Violence against women

Sir, – This has been a dark week for Ireland after the appalling and incomprehensible murder of Ashling Murphy, a beautiful young woman whose life was stolen from her, while going for a run.

There is a massive ongoing and rapidly worsening problem for women when it comes to their personal safety, both in and out of their homes.

More often than not, it is grim to listen to the sentences that are frequently given for very violent attacks, and these are exacerbated when we learn that many perpetrators of such attacks only serve half the time that they should have.

We hear after court cases that the perpetrator had a difficult childhood or left school at a young age. So? There are many people who had difficult childhoods and left school early, yet they go on to function perfectly normally.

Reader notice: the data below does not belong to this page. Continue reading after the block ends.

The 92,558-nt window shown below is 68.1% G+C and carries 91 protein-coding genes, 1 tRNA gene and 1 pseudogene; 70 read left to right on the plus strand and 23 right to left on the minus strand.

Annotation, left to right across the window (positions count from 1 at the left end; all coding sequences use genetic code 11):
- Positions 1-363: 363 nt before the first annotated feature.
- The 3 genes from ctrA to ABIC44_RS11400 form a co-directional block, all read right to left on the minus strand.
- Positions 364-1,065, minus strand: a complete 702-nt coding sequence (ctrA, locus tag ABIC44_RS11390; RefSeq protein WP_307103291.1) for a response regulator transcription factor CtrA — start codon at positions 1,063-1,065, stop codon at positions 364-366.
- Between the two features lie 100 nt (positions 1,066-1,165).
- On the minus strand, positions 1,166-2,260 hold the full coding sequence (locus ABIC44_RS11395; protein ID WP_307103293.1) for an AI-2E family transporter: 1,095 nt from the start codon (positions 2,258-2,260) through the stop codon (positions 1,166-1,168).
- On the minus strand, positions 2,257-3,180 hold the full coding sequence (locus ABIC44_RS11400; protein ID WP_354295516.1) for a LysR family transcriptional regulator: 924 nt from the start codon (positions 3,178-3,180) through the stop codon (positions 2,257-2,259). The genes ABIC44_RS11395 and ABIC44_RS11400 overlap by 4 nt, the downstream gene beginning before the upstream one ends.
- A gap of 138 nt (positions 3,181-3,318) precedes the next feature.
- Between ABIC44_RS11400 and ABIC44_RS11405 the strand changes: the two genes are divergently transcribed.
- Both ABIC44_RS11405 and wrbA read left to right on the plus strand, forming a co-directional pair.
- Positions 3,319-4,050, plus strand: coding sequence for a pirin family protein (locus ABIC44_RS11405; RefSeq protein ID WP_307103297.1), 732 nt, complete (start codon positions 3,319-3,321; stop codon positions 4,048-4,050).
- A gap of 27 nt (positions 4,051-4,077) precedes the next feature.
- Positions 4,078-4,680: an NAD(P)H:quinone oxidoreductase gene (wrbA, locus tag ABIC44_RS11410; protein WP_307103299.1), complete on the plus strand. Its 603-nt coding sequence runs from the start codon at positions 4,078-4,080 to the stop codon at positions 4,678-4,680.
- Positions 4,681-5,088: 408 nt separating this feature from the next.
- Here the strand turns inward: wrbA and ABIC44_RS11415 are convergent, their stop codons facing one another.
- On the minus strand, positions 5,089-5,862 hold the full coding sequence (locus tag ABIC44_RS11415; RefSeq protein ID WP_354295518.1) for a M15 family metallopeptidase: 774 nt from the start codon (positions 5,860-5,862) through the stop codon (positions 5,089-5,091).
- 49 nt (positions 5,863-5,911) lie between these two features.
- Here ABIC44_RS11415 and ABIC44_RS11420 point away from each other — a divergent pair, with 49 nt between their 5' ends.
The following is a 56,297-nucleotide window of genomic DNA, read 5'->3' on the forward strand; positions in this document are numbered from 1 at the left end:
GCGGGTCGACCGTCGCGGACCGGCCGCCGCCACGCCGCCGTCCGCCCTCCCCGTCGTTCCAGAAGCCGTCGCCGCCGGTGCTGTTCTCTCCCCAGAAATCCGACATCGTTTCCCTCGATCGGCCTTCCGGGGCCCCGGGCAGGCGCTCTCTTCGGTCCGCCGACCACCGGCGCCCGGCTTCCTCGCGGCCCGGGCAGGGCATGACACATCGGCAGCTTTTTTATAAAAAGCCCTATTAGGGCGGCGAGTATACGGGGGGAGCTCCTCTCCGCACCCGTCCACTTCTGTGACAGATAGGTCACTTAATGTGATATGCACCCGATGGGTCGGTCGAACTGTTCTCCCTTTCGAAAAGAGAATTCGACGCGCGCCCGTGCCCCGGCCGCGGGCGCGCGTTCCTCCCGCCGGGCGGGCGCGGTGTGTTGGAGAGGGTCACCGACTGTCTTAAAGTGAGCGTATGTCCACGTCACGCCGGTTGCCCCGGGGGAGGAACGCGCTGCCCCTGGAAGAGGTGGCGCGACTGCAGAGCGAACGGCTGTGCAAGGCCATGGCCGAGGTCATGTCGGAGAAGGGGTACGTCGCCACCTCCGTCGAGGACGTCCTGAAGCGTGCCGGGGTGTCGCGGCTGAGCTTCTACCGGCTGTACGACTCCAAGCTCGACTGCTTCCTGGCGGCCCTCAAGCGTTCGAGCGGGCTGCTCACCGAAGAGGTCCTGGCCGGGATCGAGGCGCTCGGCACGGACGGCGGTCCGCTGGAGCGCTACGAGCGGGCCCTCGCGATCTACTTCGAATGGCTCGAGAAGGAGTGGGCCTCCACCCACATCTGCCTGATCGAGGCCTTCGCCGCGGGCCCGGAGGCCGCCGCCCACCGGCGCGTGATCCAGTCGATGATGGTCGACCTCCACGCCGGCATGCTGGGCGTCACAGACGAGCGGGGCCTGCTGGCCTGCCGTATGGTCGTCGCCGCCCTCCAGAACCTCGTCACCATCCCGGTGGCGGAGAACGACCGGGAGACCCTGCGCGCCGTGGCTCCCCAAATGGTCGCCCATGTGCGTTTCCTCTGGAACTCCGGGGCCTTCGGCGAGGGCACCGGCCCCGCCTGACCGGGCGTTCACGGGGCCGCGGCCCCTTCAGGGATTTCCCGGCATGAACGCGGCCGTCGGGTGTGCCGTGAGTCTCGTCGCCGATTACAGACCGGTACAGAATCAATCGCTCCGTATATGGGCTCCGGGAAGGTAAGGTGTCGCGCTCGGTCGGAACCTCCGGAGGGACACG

It is never an excuse because there is no excuse.

Like thousands and thousands of other women, I was the victim of an aggressive mugging. A man was waiting for me behind the front gate of my house as I was coming home one evening. I gave as good as I got, but when he grabbed my hair and shook me backwards and forwards like a rag doll, while punching the back of my head, I let go of the handbag that he was trying to steal from me. Twenty-plus years later, this incident is as easy for me to recall as if it happened yesterday. I am vigilant if alone, day or night, and I constantly assess any possible dangers to me, whether I am walking alone, or am in an underground car park, or am coming home late at night, even though I have since moved house. I am joined by many other women who feel exactly the same. Unsafe.

We need a seismic shift in our judicial system; no more lenient sentences; no more aggressive attackers being released on bail; and no more excuses for perpetrators of these crimes.

Until this happens, we must continue to look after ourselves and each other, and work tirelessly to eradicate the belief that this behaviour is tolerable at any level. – Yours, etc,



Co Wicklow.